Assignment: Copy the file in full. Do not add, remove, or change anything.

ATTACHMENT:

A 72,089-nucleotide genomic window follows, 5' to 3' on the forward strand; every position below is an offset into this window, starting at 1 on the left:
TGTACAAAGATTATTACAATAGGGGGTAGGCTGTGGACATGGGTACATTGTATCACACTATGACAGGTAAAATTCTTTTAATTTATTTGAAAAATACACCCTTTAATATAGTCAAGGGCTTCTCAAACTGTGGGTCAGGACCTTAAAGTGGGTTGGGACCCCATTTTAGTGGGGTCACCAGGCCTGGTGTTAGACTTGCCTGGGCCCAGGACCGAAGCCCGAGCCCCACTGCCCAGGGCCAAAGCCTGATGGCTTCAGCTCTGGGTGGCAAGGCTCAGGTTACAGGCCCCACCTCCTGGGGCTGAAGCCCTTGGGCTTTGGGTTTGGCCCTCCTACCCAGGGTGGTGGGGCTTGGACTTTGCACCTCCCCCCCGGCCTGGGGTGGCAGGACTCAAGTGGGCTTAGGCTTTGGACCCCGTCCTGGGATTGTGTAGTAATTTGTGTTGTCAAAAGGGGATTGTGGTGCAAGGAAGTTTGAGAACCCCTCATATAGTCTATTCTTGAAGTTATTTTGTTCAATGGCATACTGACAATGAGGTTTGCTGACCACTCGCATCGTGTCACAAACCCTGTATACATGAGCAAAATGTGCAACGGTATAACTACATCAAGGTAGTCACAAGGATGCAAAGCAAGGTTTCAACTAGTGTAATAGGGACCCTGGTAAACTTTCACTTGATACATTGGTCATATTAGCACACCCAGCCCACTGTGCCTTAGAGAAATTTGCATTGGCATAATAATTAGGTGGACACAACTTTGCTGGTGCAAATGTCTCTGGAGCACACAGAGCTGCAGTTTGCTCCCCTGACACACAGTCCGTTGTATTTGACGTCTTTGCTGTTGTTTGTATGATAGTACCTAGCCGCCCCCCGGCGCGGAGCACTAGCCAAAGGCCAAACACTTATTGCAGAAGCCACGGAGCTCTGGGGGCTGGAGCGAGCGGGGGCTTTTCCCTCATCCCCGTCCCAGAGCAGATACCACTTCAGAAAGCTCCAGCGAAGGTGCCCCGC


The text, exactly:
A 72,089-nucleotide genomic window follows, 5' to 3' on the forward strand; every position below is an offset into this window, starting at 1 on the left:
TGTACAAAGATTATTACAATAGGGGGTAGGCTGTGGACATGGGTACATTGTATCACACTATGACAGGTAAAATTCTTTTAATTTATTTGAAAAATACACCCTTTAATATAGTCAAGGGCTTCTCAAACTGTGGGTCAGGACCTTAAAGTGGGTTGGGACCCCATTTTAGTGGGGTCACCAGGCCTGGTGTTAGACTTGCCTGGGCCCAGGACCGAAGCCCGAGCCCCACTGCCCAGGGCCAAAGCCTGATGGCTTCAGCTCTGGGTGGCAAGGCTCAGGTTACAGGCCCCACCTCCTGGGGCTGAAGCCCTTGGGCTTTGGGTTTGGCCCTCCTACCCAGGGTGGTGGGGCTTGGACTTTGCACCTCCCCCCCGGCCTGGGGTGGCAGGACTCAAGTGGGCTTAGGCTTTGGACCCCGTCCTGGGATTGTGTAGTAATTTGTGTTGTCAAAAGGGGATTGTGGTGCAAGGAAGTTTGAGAACCCCTCATATAGTCTATTCTTGAAGTTATTTTGTTCAATGGCATACTGACAATGAGGTTTGCTGACCACTCGCATCGTGTCACAAACCCTGTATACATGAGCAAAATGTGCAACGGTATAACTACATCAAGGTAGTCACAAGGATGCAAAGCAAGGTTTCAACTAGTGTAATAGGGACCCTGGTAAACTTTCACTTGATACATTGGTCATATTAGCACACCCAGCCCACTGTGCCTTAGAGAAATTTGCATTGGCATAATAATTAGGTGGACACAACTTTGCTGGTGCAAATGTCTCTGGAGCACACAGAGCTGCAGTTTGCTCCCCTGACACACAGTCCGTTGTATTTGACGTCTTTGCTGTTGTTTGTATGATAGTACCTAGCCGCCCCCCGGCGCGGAGCACTAGCCAAAGGCCAAACACTTATTGCAGAAGCCACGGAGCTCTGGGGGCTGGAGCGAGCGGGGGCTTTTCCCTCATCCCCGTCCCAGAGCAGATACCACTTCAGAAAGCTCCAGCGAAGGTGCCCCGC